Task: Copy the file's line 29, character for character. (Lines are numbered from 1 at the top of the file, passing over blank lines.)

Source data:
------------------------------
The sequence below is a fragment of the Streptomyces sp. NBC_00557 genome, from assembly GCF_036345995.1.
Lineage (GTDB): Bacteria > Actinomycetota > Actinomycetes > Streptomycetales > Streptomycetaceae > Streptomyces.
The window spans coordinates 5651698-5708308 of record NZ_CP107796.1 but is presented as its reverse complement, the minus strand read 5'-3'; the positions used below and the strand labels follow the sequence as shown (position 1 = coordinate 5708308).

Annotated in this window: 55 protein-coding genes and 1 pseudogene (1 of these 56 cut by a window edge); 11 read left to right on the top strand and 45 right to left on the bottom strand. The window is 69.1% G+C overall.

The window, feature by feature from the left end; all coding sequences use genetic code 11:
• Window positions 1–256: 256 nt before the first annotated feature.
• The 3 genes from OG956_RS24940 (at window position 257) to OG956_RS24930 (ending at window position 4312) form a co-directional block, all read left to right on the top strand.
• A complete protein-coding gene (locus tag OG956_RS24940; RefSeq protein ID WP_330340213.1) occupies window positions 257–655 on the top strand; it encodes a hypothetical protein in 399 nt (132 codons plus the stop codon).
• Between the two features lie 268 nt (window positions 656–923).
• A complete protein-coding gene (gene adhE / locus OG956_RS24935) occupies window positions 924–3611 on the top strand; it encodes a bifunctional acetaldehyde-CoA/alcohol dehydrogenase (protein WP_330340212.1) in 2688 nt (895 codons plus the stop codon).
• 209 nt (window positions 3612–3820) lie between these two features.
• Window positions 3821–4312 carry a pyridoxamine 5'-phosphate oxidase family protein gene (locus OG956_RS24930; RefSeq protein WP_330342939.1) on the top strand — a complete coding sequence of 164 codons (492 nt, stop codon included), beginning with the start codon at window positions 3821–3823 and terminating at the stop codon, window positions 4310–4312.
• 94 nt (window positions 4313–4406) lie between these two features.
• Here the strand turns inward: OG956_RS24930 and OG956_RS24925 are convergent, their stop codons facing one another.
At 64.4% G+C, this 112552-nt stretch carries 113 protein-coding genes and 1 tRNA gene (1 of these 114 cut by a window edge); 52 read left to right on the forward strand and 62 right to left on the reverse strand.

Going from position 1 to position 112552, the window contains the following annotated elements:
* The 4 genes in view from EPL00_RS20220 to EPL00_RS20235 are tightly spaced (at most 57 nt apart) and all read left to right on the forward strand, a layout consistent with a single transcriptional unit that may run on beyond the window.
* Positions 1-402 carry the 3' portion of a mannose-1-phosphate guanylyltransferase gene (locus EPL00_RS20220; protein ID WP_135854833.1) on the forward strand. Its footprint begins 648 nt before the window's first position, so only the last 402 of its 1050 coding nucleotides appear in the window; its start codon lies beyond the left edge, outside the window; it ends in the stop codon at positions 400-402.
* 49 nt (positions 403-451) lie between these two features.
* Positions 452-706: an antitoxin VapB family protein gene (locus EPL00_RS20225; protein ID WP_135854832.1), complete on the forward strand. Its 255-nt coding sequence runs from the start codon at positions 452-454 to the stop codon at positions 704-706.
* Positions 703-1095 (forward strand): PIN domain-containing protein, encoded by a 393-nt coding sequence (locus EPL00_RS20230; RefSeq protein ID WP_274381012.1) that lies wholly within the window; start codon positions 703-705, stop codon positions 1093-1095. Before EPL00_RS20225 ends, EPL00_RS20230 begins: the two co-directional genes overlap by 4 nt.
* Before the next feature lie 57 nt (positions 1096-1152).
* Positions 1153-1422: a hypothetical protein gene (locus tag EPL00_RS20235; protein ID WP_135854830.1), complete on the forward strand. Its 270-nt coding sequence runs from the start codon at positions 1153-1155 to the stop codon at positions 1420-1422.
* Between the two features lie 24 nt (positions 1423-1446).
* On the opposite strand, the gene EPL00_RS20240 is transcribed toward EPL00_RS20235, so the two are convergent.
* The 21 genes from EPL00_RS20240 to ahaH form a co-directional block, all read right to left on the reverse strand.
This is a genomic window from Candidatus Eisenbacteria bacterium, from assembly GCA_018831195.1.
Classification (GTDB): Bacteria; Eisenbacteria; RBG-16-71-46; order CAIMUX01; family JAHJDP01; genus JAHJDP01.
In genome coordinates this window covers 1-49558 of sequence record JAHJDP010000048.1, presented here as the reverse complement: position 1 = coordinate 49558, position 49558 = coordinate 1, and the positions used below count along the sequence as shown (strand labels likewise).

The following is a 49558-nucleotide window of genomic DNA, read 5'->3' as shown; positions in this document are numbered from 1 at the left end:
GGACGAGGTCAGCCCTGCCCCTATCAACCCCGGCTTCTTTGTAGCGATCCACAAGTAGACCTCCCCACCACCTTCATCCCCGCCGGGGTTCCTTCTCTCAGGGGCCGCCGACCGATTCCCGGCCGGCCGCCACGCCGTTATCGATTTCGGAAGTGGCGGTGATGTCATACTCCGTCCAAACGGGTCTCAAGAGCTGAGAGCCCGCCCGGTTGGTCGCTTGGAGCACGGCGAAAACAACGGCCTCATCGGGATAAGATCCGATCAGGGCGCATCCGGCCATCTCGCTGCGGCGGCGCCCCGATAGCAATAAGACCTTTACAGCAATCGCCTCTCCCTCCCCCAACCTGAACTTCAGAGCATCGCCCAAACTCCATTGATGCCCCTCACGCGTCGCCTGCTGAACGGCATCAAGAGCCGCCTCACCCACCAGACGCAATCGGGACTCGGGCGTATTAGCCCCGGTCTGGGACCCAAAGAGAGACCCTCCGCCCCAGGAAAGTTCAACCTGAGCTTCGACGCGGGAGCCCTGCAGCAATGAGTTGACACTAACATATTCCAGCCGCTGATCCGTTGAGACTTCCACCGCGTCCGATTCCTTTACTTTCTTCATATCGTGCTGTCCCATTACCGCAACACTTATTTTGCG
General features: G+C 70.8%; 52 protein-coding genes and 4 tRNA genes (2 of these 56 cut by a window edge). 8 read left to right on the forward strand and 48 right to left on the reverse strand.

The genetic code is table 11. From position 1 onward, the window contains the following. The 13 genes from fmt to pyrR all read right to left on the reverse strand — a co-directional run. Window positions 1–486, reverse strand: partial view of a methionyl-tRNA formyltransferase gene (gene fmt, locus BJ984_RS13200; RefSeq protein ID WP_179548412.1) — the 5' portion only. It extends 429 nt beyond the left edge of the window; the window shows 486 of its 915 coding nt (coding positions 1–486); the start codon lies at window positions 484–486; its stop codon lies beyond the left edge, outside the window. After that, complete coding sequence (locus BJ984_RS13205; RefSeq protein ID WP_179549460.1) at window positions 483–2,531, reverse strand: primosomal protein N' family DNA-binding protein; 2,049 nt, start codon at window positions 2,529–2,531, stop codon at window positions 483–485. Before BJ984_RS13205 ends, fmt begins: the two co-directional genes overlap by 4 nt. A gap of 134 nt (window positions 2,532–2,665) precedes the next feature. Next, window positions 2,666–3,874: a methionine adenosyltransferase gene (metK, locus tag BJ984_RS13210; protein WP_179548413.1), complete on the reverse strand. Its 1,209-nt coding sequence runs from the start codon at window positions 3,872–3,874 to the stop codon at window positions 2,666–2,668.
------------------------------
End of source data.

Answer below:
In genome coordinates this window covers 1-49558 of sequence record JAHJDP010000048.1, presented here as the reverse complement: position 1 = coordinate 49558, position 49558 = coordinate 1, and the positions used below count along the sequence as shown (strand labels likewise).